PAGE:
First, I don’t think the team will be capped out.

      Second, didn’t Bourn get decidedly less than expected? He was considered to be only slightly less than Upton. In fact, I believe both he and Nelson Cruz are going to create a case for next year: GMs are going to wait it out to find bargains.

      Ownership has said time and again that they will expand their budget to fit for the right player, and Sandy is only under generally self-imposed limits. Drew becomes reasonable and “the right player” at the junction of about 25% less than Peralta in terms of years and dollar exposure.

      Which again, would be around 2+ years, and $42MM (based on a third year, with incentives). That seems about right to me, and fair to all parties involved.

      • January 1, 2014 at 11:12 am

        I’ll say it again. I understand your numbers equating value for Drew. Ownership has said a lot of things. How many came to fruition? They’re just saying what they have to say to keep the fan base happy. Look into your crystal ball and tell me you see Jeff shaking hands with Drew with Boras at his side. Had Cruz not been implicated he would have had his multi-year contract by now. Between filling out the remaining roster spots and the arbitration players payroll is going to come in at about 90 million dollars. Boston ONLY offered Drew a 2 year contract. I would be curious if anyone knew how much the Red Sox’s offer was for.

  8. Scott Ferguson
    January 1, 2014 at 9:29 am

    Some info I came across:
    Cashman is stating the Yankees won’t sign Drew.
    He’s there for the taking if Sandy decides to go for it.

  9. Jerry Grote
    January 1, 2014 at 9:34 am

    With the conversation about Drew so often turning to trading Ike Davis, I am going to repeat something I’ve said elsewhere.

    The natural trade is NOT trading Davis. It’s trading Murphy in this situation. Murphy is trading high; Davis is trading low. Murphy has multiple positions, and therefore multiple suitors; Davis plays only one position. Murphy is established as a top ten or so player at his position; Davis is not.

    But perhaps most importantly, Murphy is a left handed bat that will generate roughly a 330 OBP and a 430 SLG at roughly a 2.5-3.0 WAR, that might fit well at the #2 slot in the batting order. Let’s see … where could we easily replace that sort of firepower from a middle infielder? And between Murphy and Davis, which one is more likely to return another team’s top 2 or 3 pitching prospect?

    Murphy< Drew + top line pitching prospect + Eric Young at leadoff. It's really that simple.

  10. January 1, 2014 at 9:36 am

    They should continue to wait for him, considering it sounds like they could get him on an affordable one- or two-year deal. That doesn’t mean they shouldn’t continue talking with Arizona about trading for one of their shortstops at the same time.

  11. Julian McCarthy
    January 1, 2014 at 10:56 am

    The Mets should not sign him, there are so many more options next season. Whether through free agency (Hardy, Cabrera, Lowrie, and Ramirez) and with the surplus of pitching next off-season the Mets can potentially land a top-tier shortstop easily (Baez, Castro, Profar, Andrus, Segura, and even Tulowitzki)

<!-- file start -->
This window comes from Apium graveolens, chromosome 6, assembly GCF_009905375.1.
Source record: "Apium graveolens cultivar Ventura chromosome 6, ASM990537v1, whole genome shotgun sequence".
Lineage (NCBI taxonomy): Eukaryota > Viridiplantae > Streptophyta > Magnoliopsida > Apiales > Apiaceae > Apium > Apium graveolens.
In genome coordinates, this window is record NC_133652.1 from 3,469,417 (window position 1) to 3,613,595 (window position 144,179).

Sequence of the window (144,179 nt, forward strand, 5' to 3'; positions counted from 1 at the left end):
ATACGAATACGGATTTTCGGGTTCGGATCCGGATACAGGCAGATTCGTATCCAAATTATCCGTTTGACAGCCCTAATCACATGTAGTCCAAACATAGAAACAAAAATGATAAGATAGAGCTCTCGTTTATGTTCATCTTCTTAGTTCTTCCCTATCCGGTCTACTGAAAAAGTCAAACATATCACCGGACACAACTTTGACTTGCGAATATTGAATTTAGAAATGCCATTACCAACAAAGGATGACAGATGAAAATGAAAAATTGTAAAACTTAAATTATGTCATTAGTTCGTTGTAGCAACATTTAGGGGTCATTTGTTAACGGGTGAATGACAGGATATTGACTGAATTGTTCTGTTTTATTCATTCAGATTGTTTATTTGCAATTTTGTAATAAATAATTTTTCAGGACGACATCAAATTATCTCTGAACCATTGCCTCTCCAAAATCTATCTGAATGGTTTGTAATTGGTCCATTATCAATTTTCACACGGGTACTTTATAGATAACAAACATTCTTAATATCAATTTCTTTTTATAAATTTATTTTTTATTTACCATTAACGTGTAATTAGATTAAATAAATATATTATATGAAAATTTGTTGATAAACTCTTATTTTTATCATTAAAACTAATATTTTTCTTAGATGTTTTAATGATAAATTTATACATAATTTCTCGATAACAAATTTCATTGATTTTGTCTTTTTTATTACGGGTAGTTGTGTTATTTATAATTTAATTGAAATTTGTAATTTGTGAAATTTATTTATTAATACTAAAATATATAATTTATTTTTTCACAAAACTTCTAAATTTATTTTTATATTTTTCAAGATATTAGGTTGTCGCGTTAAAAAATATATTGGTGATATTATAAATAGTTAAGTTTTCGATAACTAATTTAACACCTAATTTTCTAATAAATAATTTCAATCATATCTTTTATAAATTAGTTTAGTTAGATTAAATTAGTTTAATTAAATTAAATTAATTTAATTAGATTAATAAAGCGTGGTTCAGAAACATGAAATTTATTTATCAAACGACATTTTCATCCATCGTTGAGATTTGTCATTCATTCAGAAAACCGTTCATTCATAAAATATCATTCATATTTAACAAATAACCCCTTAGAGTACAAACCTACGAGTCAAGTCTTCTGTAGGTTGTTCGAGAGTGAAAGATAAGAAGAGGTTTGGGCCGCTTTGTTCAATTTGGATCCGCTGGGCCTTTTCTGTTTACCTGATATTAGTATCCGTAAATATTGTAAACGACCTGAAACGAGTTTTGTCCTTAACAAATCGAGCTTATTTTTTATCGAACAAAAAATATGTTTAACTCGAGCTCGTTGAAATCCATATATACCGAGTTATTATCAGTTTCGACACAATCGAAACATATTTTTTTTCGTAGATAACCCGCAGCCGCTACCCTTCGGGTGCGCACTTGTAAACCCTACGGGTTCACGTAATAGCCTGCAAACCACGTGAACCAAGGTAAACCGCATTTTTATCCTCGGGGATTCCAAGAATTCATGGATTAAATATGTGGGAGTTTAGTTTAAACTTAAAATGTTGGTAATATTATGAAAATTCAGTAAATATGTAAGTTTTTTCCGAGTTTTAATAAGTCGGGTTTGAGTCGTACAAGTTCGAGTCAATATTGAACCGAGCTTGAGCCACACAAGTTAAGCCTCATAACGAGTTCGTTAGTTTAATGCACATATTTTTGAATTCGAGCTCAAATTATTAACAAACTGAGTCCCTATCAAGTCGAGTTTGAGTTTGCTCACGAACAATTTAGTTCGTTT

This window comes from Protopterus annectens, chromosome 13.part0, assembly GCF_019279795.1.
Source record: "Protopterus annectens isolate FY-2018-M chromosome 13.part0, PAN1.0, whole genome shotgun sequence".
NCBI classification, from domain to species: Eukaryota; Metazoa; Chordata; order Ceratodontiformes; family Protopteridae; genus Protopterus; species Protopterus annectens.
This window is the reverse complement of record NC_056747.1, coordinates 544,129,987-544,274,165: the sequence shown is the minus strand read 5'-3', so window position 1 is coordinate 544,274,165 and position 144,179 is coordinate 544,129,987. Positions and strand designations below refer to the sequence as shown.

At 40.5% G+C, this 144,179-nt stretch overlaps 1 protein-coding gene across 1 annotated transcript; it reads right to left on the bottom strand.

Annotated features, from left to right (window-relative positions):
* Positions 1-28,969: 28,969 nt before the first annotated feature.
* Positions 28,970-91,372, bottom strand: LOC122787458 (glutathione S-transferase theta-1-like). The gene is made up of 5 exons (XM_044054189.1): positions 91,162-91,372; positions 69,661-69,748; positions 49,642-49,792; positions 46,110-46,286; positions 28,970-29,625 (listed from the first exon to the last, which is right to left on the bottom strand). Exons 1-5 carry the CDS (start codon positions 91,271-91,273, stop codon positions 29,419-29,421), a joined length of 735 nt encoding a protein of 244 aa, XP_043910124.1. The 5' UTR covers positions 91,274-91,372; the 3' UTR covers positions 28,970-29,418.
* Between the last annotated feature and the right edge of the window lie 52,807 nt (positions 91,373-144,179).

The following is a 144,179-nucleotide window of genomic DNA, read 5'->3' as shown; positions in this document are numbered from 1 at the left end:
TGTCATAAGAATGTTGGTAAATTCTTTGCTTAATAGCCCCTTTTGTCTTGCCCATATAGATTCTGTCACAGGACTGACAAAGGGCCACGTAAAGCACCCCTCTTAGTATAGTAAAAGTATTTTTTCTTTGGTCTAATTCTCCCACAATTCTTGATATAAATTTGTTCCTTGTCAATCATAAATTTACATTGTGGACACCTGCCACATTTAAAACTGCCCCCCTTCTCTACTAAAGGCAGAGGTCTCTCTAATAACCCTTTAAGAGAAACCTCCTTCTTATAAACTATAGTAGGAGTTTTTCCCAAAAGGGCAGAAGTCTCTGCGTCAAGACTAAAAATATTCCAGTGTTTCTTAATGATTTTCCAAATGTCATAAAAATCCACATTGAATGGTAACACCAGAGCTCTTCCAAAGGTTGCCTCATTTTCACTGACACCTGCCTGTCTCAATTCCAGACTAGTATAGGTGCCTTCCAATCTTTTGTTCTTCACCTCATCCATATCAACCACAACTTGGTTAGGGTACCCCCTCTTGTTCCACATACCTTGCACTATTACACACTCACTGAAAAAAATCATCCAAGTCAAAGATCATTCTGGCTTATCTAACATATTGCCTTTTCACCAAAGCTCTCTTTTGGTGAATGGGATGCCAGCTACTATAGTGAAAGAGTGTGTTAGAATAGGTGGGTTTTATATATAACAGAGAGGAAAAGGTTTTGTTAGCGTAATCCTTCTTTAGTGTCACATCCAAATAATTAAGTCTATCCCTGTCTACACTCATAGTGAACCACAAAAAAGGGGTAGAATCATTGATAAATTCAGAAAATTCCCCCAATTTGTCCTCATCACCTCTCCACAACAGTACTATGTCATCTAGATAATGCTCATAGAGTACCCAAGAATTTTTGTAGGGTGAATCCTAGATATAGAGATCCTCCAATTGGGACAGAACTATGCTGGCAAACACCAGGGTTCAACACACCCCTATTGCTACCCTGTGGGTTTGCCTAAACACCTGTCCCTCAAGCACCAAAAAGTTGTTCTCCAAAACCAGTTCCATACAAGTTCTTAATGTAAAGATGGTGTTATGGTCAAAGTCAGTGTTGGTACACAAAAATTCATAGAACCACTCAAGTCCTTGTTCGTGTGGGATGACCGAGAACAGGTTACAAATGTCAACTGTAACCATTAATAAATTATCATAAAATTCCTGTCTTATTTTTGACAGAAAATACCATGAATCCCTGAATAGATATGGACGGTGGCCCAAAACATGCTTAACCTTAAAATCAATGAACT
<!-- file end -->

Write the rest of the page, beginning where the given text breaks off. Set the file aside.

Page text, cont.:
12. Seabee
    January 1, 2014 at 11:07 am

    You snooze, you lose . . .

    Sign Drew now, 3 years at 10/11/12, 33 total, he is our new leadoff hitter!!!

    C’mon, there is no comparison between Drew and Tejada. And, we don’t need to trade Montero or another gem. And, in addition to the stats, we are bringing another winner to town.

  13. January 1, 2014 at 4:03 pm

    I can not understand why the Mets wouldn’t be interested in Drew. Two years at 10 / 12 million. His bWAR last year was higher than Tejada’s career total. I much rather keep Ike Davis than Tejada. We have a WS winning shortstop available for a reasonable (by today’s standards) price. The Mets should be all over this.

  14. Nebba
    January 2, 2014 at 3:23 pm

    Is Alderson all in or not? What did he tell Granderson and Colon before they signed? That we’re waiting for our prospects to develop in Low A ball while Tejada, who, no so confidetially, we can’t stand, gets another shot? What did Alderson tell D. Wright?

    Drew is a proven pro who will immediately make this a team the NL East will have to take very seriously. No ifs ands or butts, Fred needs to dig deep, pay up and get this done.

  15. Jerry Grote
    January 2, 2014 at 4:11 pm

    It’s just where you want to use your pennies.

    My guess is that you can add, right now, a 30 HR 1B, a 35 HR RF, and a 200 IP, top of the rotation pitcher for 3/40. Morales, Cruz and Garza are all looking for a home.

    Not one of them will cost you more than a SS that hasn’t played 140 games in back-to-back seasons since before Barack Obama was President. Hey, let me say this loud and clear: I believe we need a SS too and Drew is the answer.

    The dream, of course, is that Sandy plays his cards right and he gets Drew AND one of the guys above because he’s saved his pennies.

  16. Metsense
    January 5, 2014 at 2:04 pm

    A “Rubin Rumor” says the Mets front office is divided but the money is available and three years seals the deal.(two and he is back in Boston). The most games that Tejada has appeared in is 114. Who is his back up? Signing a 31 year old Drew solves that problem, improves the defense at shortstop and centerfield because Drew can lead off and Lagares would be in center relegating EY to 4th outfielder and Tejada to back up middle infielder. I don’t care how long Sandy wants to play this but if he doesn’t sign Drew then it has all been lip service.

    • Jerry Grote
      January 5, 2014 at 3:00 pm

      Pick three ranges of WAR you think Drew will create. Assign a likelihood of each outcome. The sum of those ranges gives you his value.

      So, total WAR for three years for Drew:

      2-4 WAR (essentially, he’s nearly worthless): 20%. (.2 x 3 WAR = .6 W)
      5-7 WAR (he produces the 2 WAR as fangraphs suggests: 60% (.6 x 6 WAR = 3.6 WAR)
      8-10 WAR (he continues to produce as he has last year: 20% (.2 x 9 WAR = 1.8 WAR)

      That’s an expectation of 6 wins; if you become fatalistic and assign 60% chance of nearly complete worthlessness, he’s still above 5 wins.

      You have to take a chance, and I think Stephen Drew is about as likely to come out reasonably valuable at anywhere near 2/26 to 3/40 as you can possibly get.